Tuesday, January 16, 2007


Ah those pesky Germans. Love to blame video games for all their misbehaving criminals. German tabloid Bild-Zeitung (equals to Murdoch's The Sun) is putting the blame squarely (no pun intended) on Square's horrid Final Fantasy VII, dubbing it a killer game, after police arrested two teenagers who killed a mother and father.

Video gaming persecution seems to be on the rise, isn't it? Quite a nice coincidence too. EU lawmakers in Brussels has recently agreed on a set of rules limiting the sale of 'violent' video games to minors, which is all fine and dandy, except that they are also planning for more stringent banning orders.

Do take comfort in knowing that while Germany is keen on imposing bans, they realised that each member state will be able to decide which games are violent and so on. Or so insists Franco Frattini, the EU Justice and Security Commissioner. If I remember correctly this guy (whom I dubbed EU twit) insisted on a blanket ban on Rule of Rose.


I wrote a nice article that some how relates Final Fantasy last night before I had the chance to read about the EU debacle. I will probably post it later. I am not a FF freak, but with the release of Final Fantasy XII next month, you can forgive me if I appear to be. Ta.

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T-Boy said...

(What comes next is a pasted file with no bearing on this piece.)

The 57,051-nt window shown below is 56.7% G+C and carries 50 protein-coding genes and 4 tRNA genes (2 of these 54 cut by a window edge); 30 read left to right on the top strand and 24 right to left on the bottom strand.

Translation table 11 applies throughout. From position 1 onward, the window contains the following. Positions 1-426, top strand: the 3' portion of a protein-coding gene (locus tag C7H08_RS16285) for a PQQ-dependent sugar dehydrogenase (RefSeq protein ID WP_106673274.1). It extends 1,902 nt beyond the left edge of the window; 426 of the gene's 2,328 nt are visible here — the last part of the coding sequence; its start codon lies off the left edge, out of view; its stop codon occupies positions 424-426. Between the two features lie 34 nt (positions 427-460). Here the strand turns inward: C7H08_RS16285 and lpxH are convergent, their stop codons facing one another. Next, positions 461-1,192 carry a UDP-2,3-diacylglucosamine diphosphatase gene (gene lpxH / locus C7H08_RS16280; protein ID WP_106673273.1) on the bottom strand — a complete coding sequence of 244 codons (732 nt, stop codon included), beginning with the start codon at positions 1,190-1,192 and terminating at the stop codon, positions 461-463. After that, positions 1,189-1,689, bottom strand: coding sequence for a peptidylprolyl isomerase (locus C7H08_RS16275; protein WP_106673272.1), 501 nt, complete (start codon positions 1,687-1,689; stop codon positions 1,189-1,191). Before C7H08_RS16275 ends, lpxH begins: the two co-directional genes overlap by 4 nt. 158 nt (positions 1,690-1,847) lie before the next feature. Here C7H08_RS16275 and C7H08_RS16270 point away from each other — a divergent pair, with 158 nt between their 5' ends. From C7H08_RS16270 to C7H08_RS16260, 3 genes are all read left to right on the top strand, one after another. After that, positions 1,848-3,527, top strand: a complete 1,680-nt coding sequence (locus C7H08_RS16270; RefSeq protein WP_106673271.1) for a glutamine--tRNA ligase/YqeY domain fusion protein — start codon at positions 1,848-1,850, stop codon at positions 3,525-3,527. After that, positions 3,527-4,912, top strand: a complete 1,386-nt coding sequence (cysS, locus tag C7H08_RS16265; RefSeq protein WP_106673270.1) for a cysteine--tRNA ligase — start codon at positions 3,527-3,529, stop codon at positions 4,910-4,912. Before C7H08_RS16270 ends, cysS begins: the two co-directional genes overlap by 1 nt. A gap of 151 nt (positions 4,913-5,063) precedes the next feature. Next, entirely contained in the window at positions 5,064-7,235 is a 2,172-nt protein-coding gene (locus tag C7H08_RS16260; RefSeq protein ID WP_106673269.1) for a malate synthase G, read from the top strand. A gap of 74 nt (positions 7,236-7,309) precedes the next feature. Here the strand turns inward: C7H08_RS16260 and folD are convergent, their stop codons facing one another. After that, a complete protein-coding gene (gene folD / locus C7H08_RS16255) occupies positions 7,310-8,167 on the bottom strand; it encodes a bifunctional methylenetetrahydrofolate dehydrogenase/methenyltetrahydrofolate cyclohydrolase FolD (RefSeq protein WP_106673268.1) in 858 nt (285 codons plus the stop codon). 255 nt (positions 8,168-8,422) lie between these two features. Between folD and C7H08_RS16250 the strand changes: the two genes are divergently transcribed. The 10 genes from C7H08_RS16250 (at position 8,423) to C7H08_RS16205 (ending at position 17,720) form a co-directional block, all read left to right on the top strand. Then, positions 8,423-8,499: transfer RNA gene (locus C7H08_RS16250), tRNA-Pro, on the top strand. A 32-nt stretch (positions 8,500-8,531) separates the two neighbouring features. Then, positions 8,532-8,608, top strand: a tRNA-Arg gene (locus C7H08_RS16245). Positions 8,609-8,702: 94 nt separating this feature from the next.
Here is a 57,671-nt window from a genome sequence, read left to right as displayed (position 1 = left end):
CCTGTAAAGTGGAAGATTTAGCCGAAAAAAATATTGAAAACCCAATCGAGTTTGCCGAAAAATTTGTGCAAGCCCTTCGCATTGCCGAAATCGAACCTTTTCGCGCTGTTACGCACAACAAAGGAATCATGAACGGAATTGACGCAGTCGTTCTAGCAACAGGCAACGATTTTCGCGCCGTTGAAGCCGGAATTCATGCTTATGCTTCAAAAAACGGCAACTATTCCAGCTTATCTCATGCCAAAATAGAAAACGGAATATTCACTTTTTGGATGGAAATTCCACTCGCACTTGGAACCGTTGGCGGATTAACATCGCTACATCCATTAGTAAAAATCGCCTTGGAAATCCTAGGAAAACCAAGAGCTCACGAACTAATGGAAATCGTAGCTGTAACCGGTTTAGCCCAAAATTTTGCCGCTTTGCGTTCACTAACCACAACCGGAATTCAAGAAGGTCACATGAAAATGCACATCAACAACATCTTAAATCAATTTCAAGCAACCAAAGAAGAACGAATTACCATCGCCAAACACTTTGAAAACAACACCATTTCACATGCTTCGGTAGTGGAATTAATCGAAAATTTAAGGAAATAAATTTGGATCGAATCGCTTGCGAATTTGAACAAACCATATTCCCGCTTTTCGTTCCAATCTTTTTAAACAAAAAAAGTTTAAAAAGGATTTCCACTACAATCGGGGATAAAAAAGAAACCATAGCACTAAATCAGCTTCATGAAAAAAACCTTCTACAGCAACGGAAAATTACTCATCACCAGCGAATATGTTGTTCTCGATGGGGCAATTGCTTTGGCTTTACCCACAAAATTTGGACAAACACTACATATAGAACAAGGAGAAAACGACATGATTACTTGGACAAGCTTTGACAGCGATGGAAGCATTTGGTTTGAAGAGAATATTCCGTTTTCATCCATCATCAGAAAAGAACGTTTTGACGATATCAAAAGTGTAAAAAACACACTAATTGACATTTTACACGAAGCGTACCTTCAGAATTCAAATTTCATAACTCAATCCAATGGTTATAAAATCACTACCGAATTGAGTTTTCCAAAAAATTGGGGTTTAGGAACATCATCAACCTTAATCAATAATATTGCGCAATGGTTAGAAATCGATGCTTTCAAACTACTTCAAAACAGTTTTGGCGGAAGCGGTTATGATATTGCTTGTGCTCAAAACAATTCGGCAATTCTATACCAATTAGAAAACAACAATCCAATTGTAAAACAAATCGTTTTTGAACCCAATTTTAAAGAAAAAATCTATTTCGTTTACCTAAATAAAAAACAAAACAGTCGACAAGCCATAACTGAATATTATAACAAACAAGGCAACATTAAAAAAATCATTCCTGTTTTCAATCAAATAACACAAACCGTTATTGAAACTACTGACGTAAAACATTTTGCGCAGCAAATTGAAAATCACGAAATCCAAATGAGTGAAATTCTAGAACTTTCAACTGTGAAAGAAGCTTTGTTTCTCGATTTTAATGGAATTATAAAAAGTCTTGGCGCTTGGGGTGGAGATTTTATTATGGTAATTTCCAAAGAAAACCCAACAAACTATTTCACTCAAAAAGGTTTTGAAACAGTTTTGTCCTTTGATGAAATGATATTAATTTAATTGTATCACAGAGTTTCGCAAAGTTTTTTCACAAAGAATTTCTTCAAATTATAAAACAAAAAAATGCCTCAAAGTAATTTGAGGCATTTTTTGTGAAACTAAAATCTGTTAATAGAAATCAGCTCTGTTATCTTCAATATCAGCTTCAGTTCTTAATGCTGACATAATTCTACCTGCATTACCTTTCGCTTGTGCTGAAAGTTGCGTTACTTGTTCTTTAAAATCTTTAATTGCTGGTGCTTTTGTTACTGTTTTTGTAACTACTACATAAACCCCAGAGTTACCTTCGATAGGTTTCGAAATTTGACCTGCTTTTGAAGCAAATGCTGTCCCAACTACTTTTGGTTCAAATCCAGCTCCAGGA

You know, I've always believed that despite the fact that despite being a multi-billion dollar industry, frankly games as a medium... sucks.

I mean, to a lot of people, games are one-dimensional, cliched copies of each other, fit only for the consumption of the socially maladjusted and children. The whole "ban this game" mentality, IMO, comes from that.

Really, games aren't seen as an art medium for mature people, which would defuse a lot of the accusations that games are poisoning the minds of our youth, because then you could say that children aren't supposed to be looking at them in the first place.

Jon Choo said...

I see your point. Games as a medium has yet to mature. I blame the industry as a whole for not taking itself seriously enough, at least not by widening the industry to include everybody. Films took time before it was finally accepted by moralistic crusaders, so did TV, so was books and music.

It will get there but every now and then you will get a politician trying to win the moral vote.

Anonymous said...

People have different passions in life. Some like games. Some like movies. Some like skiing. Some like sex. Nothing wrong with anything, as long as it isn't illegal.